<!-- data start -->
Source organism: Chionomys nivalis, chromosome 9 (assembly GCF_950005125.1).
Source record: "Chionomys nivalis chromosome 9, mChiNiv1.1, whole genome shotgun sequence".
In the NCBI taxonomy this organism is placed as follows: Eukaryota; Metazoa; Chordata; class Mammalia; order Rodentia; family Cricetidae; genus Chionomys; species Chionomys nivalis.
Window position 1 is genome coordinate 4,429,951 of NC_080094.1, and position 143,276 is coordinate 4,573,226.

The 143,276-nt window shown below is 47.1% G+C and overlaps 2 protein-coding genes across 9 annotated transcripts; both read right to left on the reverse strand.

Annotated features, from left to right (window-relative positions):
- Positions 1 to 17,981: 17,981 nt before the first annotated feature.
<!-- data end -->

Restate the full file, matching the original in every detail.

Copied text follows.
Source organism: Chionomys nivalis, chromosome 9 (assembly GCF_950005125.1).
Source record: "Chionomys nivalis chromosome 9, mChiNiv1.1, whole genome shotgun sequence".
In the NCBI taxonomy this organism is placed as follows: Eukaryota; Metazoa; Chordata; class Mammalia; order Rodentia; family Cricetidae; genus Chionomys; species Chionomys nivalis.
Window position 1 is genome coordinate 4,429,951 of NC_080094.1, and position 143,276 is coordinate 4,573,226.

The 143,276-nt window shown below is 47.1% G+C and overlaps 2 protein-coding genes across 9 annotated transcripts; both read right to left on the reverse strand.

Annotated features, from left to right (window-relative positions):
- Positions 1 to 17,981: 17,981 nt before the first annotated feature.